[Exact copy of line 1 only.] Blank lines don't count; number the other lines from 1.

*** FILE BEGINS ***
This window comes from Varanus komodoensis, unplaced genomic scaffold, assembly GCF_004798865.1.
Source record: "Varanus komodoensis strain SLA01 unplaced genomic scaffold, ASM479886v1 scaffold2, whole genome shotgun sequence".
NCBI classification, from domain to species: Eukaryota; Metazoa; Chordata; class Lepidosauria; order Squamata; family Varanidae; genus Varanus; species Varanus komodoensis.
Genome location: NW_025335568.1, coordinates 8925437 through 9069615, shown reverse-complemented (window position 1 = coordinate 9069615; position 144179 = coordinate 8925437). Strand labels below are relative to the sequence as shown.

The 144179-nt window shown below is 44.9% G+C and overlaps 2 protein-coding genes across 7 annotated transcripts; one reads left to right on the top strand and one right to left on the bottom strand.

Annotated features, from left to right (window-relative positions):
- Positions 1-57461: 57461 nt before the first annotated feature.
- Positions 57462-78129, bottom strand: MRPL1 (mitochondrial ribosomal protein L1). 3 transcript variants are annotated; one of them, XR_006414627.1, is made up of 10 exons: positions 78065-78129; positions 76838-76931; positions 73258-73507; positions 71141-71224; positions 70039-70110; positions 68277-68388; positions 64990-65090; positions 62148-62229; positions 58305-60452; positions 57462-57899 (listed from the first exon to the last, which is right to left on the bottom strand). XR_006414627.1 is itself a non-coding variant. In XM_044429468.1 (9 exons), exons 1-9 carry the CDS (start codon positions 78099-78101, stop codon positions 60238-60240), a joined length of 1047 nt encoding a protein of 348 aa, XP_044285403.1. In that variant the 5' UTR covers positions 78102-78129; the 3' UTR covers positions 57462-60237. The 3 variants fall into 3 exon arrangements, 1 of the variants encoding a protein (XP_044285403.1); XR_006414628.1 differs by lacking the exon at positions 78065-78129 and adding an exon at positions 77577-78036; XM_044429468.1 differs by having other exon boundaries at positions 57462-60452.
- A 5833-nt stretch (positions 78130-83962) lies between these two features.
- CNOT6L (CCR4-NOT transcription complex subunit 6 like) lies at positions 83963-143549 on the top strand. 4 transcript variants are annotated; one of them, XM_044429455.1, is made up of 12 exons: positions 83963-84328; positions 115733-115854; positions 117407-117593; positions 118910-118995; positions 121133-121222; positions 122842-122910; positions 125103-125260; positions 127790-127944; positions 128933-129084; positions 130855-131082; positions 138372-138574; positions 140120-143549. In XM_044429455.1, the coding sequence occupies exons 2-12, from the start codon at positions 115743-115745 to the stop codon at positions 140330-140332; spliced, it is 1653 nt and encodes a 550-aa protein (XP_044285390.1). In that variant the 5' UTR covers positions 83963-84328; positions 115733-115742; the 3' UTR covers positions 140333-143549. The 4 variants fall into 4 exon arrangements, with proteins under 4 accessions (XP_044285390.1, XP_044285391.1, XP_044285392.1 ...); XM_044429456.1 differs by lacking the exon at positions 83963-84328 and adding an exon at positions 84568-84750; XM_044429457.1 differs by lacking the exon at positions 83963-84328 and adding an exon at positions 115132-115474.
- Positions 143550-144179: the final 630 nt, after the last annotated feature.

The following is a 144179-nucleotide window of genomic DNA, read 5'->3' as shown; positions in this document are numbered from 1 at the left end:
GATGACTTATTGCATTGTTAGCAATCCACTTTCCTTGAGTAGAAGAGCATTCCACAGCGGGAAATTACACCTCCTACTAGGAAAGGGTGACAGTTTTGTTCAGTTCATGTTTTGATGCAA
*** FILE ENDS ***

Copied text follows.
This window comes from Varanus komodoensis, unplaced genomic scaffold, assembly GCF_004798865.1.